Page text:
Tried this code, but the texture didnot get any lighter.

    try {
        texture = TextureLoader.getTexture("png",                                
           Game.class.getResourceAsStream("/brick.png"), true, GL_NEAREST);
    } catch (IOException e) {

    GL11.glBindTexture(GL11.GL_TEXTURE_2D, texture.getTextureID());

    GL14.glBlendColor(1.0f, 1.0f, 1.0f, 0.5f);

    glColor4f(1, 1, 1, 0.5f);
    GL11.glBegin(GL11.GL_QUADS);          // Start Drawing Quads
    // Front Face
    GL11.glNormal3f(0.0f, 0.0f, 1.0f);    // Normal Pointing Towards Viewer
    GL11.glTexCoord2f(0.0f, 0.0f);
    GL11.glVertex3f(-1.0f, -1.0f, 1.0f);  // Point 1 (Front)
    GL11.glTexCoord2f(1.0f, 0.0f);
    GL11.glVertex3f(1.0f, -1.0f, 1.0f);   // Point 2 (Front)
    GL11.glTexCoord2f(1.0f, 1.0f);
    GL11.glVertex3f(1.0f, 1.0f, 1.0f);    // Point 3 (Front)
    GL11.glTexCoord2f(0.0f, 1.0f);
    GL11.glVertex3f(-1.0f, 1.0f, 1.0f);   // Point 4 (Front)

1 Answer 1


This is not how blending works, it doesn't work on the same polygon. Blending blends between more polygons (or fragments to be more correct). But you can use blending for lighting or darkening textures of course, its good idea actually.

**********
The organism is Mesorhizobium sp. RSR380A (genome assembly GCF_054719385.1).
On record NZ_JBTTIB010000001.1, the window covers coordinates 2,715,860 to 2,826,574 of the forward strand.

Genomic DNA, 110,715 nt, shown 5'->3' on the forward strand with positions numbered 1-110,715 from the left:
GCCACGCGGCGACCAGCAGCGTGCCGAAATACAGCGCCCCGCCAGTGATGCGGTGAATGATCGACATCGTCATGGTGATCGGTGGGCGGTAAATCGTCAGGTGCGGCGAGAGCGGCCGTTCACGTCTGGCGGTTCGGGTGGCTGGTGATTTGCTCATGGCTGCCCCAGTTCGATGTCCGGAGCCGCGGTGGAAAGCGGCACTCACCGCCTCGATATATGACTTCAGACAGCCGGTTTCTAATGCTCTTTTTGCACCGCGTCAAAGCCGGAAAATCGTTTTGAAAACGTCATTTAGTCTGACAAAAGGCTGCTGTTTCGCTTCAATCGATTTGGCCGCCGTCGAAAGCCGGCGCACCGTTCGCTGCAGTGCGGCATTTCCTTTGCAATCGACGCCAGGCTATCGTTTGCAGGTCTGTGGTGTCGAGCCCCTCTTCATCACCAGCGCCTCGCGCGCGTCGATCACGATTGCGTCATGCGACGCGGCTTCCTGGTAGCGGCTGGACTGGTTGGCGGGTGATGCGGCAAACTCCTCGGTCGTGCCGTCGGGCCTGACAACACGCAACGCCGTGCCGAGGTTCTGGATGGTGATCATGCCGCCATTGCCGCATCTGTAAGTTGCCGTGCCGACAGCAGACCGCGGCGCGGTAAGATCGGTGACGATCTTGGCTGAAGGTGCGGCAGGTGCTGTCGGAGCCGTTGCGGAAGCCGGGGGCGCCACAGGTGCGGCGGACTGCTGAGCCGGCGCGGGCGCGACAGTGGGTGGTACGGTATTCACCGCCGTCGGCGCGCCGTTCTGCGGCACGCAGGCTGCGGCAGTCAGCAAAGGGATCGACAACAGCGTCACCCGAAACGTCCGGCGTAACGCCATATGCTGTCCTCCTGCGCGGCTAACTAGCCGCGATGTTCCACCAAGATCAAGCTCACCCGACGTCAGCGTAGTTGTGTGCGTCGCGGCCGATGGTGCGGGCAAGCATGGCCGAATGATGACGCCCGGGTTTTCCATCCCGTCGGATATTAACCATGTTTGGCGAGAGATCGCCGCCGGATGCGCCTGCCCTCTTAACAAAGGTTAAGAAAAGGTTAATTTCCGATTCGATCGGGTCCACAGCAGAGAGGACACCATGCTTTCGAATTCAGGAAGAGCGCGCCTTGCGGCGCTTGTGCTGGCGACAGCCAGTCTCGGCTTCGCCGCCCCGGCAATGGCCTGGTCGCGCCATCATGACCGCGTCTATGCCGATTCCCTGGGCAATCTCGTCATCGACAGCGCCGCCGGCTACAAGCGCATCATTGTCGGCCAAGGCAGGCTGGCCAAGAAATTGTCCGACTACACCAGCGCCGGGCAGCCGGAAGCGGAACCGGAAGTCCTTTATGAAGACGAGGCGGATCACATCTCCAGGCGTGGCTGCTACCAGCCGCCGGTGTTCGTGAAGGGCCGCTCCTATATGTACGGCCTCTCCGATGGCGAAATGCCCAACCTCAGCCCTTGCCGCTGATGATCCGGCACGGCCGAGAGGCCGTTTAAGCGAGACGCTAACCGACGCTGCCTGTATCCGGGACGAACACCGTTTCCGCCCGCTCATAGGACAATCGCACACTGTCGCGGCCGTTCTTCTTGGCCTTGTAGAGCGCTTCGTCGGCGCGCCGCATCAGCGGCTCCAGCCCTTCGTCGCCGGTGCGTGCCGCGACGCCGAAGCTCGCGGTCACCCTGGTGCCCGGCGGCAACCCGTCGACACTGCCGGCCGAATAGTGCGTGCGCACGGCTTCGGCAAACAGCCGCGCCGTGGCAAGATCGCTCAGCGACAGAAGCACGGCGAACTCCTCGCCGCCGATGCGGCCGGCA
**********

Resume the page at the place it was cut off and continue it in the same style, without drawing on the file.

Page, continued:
Simple solution is to draw first quad with texture and then draw quad with blending enabled with blending color on it. But the second quad must be slightly moved to the direction of the camera. Something like this: GL11.glVertex3f(-1.0f, -1.0f, 0.99f);

Much nicer and cleaner solution would be first draw quad with texture and than qaud with color at the same position but setup zBuffer comparison function to equal.

And remember with alpha blending do not forget that you always first render opaque objects and then transparent.

And once you start using shaders this will be trivial operation on fragment/pixel shader with no need of blending.


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